Relationships between maternal obesity and maternal and neonatal iron status.

Flynn, A. C. et al. (2018) Relationships between maternal obesity and maternal and neonatal iron status. Nutrients, 10(8), 1000. (doi:10.3390/nu10081000) (PMID:30061547)

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Abstract

Obesity in pregnancy may negatively influence maternal and infant iron status. The aim of this study was to examine the association of obesity with inflammatory and iron status in both mother and infant in two prospective studies in pregnancy: UPBEAT and SCOPE. Maternal blood samples from obese ( = 245, BMI ≥ 30 kg/m²) and normal weight ( = 245, BMI < 25 kg/m²) age matched pregnant women collected at approximately 15 weeks' gestation, and umbilical cord blood samples collected at delivery, were analysed for a range of inflammatory and iron status biomarkers. Concentrations of C- reactive protein and Interleukin-6 in obese women compared to normal weight women were indicative of an inflammatory response. Soluble transferrin receptor (sTfR) concentration [18.37 nmol/L (SD 5.65) vs 13.15 nmol/L (SD 2.33)] and the ratio of sTfR and serum ferritin [1.03 (SD 0.56) vs 0.69 (SD 0.23)] were significantly higher in obese women compared to normal weight women ( < 0.001). Women from ethnic minority groups ( = 64) had higher sTfR concentration compared with white women. There was no difference in maternal hepcidin between obese and normal weight women. Iron status determined by cord ferritin was not statistically different in neonates born to obese women compared with neonates born to normal weight women when adjusted for potential confounding variables. Obesity is negatively associated with markers of maternal iron status, with ethnic minority women having poorer iron statuses than white women.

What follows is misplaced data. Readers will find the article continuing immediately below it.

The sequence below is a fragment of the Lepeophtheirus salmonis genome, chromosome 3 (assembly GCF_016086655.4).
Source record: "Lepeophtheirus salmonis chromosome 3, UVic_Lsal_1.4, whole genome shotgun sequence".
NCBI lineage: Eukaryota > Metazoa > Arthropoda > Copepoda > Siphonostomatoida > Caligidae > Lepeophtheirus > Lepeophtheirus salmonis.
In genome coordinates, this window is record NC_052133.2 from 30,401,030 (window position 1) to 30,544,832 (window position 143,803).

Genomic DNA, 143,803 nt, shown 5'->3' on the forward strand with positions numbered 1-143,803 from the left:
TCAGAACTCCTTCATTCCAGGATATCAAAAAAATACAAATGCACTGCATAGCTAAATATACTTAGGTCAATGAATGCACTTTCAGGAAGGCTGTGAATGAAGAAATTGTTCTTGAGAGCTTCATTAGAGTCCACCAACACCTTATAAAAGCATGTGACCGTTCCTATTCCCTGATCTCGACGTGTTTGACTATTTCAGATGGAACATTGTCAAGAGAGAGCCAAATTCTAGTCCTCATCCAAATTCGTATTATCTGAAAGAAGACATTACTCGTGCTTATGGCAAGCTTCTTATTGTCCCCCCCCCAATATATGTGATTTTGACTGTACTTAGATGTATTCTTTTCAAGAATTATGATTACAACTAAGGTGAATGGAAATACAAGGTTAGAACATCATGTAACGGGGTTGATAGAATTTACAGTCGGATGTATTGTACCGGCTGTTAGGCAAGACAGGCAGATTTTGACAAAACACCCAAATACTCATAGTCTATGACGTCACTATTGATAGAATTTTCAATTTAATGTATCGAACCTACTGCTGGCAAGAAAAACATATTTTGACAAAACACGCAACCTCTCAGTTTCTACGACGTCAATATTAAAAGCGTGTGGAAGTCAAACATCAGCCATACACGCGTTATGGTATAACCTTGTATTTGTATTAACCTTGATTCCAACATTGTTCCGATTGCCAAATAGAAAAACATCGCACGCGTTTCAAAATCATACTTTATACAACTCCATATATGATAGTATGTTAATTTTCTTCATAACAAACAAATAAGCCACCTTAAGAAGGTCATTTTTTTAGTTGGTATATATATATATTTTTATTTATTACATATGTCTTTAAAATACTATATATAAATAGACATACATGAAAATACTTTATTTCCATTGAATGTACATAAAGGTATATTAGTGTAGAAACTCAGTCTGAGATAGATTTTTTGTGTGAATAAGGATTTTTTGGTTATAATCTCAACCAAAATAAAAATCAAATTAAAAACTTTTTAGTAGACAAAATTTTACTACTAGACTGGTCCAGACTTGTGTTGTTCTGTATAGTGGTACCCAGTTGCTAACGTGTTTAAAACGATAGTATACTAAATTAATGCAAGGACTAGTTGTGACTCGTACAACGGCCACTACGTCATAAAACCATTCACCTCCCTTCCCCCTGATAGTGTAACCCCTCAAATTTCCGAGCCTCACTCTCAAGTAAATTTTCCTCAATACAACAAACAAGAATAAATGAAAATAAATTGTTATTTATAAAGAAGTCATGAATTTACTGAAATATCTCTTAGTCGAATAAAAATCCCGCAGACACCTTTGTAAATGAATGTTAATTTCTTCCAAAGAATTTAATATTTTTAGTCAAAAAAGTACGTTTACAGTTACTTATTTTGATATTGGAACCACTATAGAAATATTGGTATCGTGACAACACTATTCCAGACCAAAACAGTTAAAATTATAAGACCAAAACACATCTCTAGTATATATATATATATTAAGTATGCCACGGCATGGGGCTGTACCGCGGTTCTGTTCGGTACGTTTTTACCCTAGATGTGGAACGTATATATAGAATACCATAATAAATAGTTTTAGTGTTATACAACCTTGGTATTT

Item Type:Articles
Additional Information:This research was funded by the Allen Foundation Inc., Michigan, US. UPBEAT was funded by the National Institute for Health Research (NIHR) (UK) under the Programme Grants for Applied Research Programme RP-0407-10452. The Irish SCOPE study was funded by the Health Research Board of Ireland (CSA/2007/2; http://www.hrb.ie). The Cork BASELINE Birth Cohort Study was funded by the National Children’s Research Centre, Dublin, Ireland.
Keywords:Inflammation, iron status, obesity, pregnancy
Status:Published
Refereed:Yes
Glasgow Author(s) Enlighten ID:Nelson, Professor Scott
Authors: Flynn, A. C., Begum, S., White, S. L., Dalrymple, K., Gill, C., Alwan, N. A., Kiely, M., Latunde-Dada, G., Bell, R., Briley, A. L., Nelson, S. M., Oteng-Ntim, E., Sandall, J., Sanders, T. A., Whitworth, M., Murray, D. M., Kenny, L. C., Poston, L., and On Behalf Of The Scope And Upbeat Consortiums, O. B. O. T.
College/School:College of Medical Veterinary and Life Sciences > School of Medicine, Dentistry & Nursing
Journal Name:Nutrients
ISSN:2072-6643
ISSN (Online):2072-6643
Copyright Holders:Copyright © 2018 The Authors
First Published:First published in Nutrients 10:1000
Publisher Policy:Reproduced under a Creative Commons License

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